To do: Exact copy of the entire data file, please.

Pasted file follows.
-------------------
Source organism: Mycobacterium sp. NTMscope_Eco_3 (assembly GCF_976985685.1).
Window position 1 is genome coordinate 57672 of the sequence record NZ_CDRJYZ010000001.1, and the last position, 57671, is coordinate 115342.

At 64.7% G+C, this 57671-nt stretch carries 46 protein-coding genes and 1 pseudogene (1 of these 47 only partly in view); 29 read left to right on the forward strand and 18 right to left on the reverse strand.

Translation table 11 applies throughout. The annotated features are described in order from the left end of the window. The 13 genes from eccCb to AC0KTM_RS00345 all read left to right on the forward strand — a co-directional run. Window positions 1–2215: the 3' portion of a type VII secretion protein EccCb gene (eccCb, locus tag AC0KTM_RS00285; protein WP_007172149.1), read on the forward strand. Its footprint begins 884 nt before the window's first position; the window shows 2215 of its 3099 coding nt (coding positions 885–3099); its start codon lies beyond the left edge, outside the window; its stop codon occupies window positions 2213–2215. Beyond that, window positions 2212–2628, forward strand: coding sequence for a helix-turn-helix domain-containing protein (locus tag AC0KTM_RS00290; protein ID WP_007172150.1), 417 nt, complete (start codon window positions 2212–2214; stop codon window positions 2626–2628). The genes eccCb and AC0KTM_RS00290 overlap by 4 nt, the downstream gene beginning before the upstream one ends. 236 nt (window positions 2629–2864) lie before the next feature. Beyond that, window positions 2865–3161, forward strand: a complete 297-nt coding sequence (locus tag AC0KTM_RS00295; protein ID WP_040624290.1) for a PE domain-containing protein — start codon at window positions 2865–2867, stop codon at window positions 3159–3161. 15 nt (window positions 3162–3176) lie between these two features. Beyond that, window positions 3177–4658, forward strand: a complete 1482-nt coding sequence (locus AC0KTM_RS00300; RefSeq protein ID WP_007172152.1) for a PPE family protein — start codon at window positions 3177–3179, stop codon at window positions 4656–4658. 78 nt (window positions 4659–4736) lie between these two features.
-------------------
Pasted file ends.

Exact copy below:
Source organism: Mycobacterium sp. NTMscope_Eco_3 (assembly GCF_976985685.1).
Window position 1 is genome coordinate 57672 of the sequence record NZ_CDRJYZ010000001.1, and the last position, 57671, is coordinate 115342.

At 64.7% G+C, this 57671-nt stretch carries 46 protein-coding genes and 1 pseudogene (1 of these 47 only partly in view); 29 read left to right on the forward strand and 18 right to left on the reverse strand.

Translation table 11 applies throughout. The annotated features are described in order from the left end of the window. The 13 genes from eccCb to AC0KTM_RS00345 all read left to right on the forward strand — a co-directional run. Window positions 1–2215: the 3' portion of a type VII secretion protein EccCb gene (eccCb, locus tag AC0KTM_RS00285; protein WP_007172149.1), read on the forward strand. Its footprint begins 884 nt before the window's first position; the window shows 2215 of its 3099 coding nt (coding positions 885–3099); its start codon lies beyond the left edge, outside the window; its stop codon occupies window positions 2213–2215. Beyond that, window positions 2212–2628, forward strand: coding sequence for a helix-turn-helix domain-containing protein (locus tag AC0KTM_RS00290; protein ID WP_007172150.1), 417 nt, complete (start codon window positions 2212–2214; stop codon window positions 2626–2628). The genes eccCb and AC0KTM_RS00290 overlap by 4 nt, the downstream gene beginning before the upstream one ends. 236 nt (window positions 2629–2864) lie before the next feature. Beyond that, window positions 2865–3161, forward strand: a complete 297-nt coding sequence (locus tag AC0KTM_RS00295; protein ID WP_040624290.1) for a PE domain-containing protein — start codon at window positions 2865–2867, stop codon at window positions 3159–3161. 15 nt (window positions 3162–3176) lie between these two features. Beyond that, window positions 3177–4658, forward strand: a complete 1482-nt coding sequence (locus AC0KTM_RS00300; RefSeq protein ID WP_007172152.1) for a PPE family protein — start codon at window positions 3177–3179, stop codon at window positions 4656–4658. 78 nt (window positions 4659–4736) lie between these two features.